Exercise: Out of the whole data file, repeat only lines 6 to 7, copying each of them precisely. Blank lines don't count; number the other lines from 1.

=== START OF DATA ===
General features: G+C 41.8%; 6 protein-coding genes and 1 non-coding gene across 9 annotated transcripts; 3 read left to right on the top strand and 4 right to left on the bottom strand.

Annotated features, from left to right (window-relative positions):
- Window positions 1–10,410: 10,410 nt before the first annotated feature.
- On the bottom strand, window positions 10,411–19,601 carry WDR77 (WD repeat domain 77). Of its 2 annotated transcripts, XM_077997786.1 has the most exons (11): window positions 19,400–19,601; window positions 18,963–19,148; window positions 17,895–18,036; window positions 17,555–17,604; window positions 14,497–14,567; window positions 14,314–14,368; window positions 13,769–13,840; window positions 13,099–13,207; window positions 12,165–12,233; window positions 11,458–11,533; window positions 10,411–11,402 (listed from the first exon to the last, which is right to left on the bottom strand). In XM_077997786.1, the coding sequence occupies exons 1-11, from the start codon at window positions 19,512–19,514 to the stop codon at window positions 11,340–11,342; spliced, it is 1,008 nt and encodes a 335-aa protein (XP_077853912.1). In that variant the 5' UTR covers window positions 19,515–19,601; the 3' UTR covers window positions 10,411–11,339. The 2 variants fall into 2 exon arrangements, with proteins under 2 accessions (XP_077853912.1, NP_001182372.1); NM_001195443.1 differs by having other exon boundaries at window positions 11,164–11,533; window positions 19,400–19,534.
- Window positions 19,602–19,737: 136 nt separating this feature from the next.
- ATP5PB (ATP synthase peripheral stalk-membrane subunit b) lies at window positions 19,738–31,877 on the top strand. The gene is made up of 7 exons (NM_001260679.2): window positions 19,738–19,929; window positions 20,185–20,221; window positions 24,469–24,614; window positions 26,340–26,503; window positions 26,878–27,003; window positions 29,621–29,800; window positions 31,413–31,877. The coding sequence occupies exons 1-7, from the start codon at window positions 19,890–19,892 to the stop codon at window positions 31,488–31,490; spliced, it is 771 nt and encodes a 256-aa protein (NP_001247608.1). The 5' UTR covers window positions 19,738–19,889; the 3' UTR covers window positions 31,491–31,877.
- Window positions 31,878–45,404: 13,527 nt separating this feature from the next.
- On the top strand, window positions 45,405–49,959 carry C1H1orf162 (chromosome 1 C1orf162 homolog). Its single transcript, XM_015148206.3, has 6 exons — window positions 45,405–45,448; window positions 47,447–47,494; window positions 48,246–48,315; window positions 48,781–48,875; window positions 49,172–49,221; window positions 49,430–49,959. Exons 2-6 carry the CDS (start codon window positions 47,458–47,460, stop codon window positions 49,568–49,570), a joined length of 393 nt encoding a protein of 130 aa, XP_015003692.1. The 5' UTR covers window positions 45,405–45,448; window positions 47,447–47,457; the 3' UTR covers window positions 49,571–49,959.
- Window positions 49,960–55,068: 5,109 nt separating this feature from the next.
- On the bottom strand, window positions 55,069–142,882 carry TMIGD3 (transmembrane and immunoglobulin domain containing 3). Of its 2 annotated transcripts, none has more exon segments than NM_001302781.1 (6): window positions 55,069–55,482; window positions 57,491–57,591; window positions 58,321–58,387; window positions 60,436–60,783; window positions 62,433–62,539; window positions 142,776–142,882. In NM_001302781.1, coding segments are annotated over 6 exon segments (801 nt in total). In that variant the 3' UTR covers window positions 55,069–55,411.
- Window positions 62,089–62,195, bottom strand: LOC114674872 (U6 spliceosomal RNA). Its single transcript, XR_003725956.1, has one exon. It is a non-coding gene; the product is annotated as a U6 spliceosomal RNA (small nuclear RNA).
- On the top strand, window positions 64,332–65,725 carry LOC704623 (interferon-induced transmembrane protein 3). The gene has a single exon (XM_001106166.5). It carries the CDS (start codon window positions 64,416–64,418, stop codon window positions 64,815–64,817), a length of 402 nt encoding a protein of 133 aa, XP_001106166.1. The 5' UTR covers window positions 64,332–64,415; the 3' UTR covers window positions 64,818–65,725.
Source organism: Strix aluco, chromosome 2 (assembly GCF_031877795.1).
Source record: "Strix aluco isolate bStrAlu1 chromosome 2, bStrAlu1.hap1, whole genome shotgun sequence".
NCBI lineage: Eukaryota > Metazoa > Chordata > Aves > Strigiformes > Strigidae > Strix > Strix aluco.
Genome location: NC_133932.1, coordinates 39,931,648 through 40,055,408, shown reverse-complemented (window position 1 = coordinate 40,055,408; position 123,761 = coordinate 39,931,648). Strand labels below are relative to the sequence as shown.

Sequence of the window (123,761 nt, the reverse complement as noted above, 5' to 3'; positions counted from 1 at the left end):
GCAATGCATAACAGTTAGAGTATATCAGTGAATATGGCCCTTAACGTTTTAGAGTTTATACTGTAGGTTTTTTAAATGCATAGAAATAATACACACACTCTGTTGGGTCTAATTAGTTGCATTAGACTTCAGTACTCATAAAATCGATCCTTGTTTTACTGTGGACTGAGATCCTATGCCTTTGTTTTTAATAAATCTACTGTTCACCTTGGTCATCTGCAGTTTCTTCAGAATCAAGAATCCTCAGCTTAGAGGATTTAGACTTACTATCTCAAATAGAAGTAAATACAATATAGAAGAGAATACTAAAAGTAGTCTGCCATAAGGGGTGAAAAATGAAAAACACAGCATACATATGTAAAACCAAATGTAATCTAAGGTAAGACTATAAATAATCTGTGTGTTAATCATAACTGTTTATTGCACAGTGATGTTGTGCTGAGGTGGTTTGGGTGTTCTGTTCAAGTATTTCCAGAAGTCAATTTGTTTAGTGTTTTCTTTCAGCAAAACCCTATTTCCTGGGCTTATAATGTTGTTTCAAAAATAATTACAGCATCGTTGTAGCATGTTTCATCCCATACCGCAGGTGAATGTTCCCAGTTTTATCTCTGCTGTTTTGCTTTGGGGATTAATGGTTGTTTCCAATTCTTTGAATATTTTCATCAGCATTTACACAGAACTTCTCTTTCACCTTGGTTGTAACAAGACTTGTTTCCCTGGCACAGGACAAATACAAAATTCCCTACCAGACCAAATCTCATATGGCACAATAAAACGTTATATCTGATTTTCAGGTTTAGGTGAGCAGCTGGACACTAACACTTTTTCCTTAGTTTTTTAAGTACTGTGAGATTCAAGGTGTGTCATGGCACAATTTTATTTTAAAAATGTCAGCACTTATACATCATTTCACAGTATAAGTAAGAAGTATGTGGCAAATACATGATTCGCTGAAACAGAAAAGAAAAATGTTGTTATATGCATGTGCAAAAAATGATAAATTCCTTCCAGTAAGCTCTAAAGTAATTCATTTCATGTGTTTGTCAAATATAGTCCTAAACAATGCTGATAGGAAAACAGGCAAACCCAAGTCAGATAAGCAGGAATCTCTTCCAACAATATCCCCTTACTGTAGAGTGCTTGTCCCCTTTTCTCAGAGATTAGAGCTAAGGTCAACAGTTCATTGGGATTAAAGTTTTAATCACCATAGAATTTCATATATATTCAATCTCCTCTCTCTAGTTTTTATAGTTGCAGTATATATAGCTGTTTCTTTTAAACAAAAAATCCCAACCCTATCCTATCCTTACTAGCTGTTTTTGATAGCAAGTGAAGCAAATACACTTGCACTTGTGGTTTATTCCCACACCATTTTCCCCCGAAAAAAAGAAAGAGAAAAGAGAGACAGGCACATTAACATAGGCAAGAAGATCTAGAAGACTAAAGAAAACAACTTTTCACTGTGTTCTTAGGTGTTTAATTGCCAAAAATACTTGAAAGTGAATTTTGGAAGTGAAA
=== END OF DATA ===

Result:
- ATP5PB (ATP synthase peripheral stalk-membrane subunit b) lies at window positions 19,738–31,877 on the top strand. The gene is made up of 7 exons (NM_001260679.2): window positions 19,738–19,929; window positions 20,185–20,221; window positions 24,469–24,614; window positions 26,340–26,503; window positions 26,878–27,003; window positions 29,621–29,800; window positions 31,413–31,877. The coding sequence occupies exons 1-7, from the start codon at window positions 19,890–19,892 to the stop codon at window positions 31,488–31,490; spliced, it is 771 nt and encodes a 256-aa protein (NP_001247608.1). The 5' UTR covers window positions 19,738–19,889; the 3' UTR covers window positions 31,491–31,877.
- Window positions 31,878–45,404: 13,527 nt separating this feature from the next.